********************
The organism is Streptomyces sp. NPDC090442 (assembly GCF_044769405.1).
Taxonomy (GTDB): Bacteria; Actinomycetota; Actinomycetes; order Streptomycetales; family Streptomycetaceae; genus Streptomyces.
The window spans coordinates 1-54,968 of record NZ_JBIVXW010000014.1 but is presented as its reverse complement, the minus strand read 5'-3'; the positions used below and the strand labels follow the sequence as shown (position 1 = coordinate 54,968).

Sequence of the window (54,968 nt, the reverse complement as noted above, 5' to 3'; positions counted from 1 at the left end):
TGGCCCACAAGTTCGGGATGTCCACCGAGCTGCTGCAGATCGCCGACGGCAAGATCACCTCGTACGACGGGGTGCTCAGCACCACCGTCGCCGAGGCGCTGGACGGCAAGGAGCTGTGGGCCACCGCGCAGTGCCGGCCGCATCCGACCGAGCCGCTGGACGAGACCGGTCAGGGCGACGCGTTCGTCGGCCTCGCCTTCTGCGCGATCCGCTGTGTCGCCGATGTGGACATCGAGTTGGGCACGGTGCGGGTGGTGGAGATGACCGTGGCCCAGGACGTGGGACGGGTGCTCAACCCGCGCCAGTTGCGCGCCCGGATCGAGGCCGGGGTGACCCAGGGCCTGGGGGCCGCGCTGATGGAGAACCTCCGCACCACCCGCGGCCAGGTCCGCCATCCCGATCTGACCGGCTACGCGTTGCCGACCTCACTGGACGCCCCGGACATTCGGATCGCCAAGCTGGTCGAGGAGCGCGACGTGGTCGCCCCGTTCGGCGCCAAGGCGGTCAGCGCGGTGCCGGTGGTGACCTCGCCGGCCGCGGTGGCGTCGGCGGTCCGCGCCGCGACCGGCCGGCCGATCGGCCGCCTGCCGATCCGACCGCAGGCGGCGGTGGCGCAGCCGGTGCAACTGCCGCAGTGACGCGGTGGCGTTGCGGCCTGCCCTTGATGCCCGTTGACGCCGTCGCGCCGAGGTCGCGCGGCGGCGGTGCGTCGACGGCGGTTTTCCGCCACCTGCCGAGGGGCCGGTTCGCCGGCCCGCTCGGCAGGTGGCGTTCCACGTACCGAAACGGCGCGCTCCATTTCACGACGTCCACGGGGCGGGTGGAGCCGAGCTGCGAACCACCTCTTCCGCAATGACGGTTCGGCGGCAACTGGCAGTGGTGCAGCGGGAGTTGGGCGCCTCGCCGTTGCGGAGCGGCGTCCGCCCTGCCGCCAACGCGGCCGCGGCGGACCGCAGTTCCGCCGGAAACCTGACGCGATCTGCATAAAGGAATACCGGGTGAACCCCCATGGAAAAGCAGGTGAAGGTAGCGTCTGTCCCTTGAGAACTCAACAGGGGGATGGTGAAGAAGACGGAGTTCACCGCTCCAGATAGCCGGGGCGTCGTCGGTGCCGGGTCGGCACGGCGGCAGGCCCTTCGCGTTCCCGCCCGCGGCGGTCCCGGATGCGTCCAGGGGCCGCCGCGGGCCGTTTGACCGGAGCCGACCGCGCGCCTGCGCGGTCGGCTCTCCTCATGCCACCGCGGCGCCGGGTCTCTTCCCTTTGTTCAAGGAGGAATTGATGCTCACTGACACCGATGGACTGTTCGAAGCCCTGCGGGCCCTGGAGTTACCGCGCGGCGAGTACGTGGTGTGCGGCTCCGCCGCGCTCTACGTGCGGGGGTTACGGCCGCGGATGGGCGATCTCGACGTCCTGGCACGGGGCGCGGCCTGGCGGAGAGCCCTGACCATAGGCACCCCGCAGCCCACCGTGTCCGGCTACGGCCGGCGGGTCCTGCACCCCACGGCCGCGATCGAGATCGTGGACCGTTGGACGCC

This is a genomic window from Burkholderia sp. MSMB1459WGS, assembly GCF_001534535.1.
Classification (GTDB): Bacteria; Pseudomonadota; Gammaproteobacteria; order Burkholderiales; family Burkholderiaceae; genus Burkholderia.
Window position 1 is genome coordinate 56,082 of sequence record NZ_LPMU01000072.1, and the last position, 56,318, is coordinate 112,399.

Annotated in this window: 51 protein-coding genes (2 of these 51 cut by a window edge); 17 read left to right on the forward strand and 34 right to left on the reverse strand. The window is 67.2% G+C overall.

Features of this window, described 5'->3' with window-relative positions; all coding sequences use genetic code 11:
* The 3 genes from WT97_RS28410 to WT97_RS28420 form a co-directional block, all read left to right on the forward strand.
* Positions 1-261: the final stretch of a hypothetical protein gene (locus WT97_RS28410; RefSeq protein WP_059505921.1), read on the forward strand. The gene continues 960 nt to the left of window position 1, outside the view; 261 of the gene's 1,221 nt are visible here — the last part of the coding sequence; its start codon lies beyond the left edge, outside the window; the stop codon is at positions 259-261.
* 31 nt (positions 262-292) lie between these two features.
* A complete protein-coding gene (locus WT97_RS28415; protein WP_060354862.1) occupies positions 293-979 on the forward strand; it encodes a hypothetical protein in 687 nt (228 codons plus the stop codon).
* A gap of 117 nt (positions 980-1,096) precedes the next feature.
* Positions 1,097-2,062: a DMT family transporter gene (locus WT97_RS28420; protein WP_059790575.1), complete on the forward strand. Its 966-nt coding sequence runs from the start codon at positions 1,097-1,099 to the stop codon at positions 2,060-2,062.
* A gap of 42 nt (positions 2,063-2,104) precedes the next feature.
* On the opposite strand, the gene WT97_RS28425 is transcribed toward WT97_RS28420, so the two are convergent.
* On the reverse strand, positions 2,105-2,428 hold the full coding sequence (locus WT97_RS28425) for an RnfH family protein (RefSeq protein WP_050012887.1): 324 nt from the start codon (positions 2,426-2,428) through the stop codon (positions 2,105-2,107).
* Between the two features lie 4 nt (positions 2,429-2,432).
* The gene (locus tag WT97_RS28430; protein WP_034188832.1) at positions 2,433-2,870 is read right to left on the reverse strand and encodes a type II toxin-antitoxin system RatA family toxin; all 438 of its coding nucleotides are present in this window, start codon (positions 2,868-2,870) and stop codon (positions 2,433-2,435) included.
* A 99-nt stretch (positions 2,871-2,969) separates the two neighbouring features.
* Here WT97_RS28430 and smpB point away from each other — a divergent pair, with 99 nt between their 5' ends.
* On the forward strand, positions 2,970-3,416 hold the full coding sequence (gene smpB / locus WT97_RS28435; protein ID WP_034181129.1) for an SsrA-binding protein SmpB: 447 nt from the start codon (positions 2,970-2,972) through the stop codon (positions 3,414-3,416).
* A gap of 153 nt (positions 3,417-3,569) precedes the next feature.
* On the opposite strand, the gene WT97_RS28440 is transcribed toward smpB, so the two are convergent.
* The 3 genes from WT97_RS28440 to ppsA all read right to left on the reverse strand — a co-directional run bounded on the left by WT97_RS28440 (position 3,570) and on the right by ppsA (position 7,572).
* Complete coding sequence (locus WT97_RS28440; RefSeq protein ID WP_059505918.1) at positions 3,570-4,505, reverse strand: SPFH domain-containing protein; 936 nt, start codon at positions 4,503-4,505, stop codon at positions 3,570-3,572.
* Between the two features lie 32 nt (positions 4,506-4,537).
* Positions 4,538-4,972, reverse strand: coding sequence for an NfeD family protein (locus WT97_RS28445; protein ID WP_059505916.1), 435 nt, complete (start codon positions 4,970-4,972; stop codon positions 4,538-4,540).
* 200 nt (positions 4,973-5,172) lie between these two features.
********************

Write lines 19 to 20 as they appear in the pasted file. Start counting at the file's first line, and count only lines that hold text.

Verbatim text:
* On the reverse strand, positions 2,105-2,428 hold the full coding sequence (locus WT97_RS28425) for an RnfH family protein (RefSeq protein WP_050012887.1): 324 nt from the start codon (positions 2,426-2,428) through the stop codon (positions 2,105-2,107).
* Between the two features lie 4 nt (positions 2,429-2,432).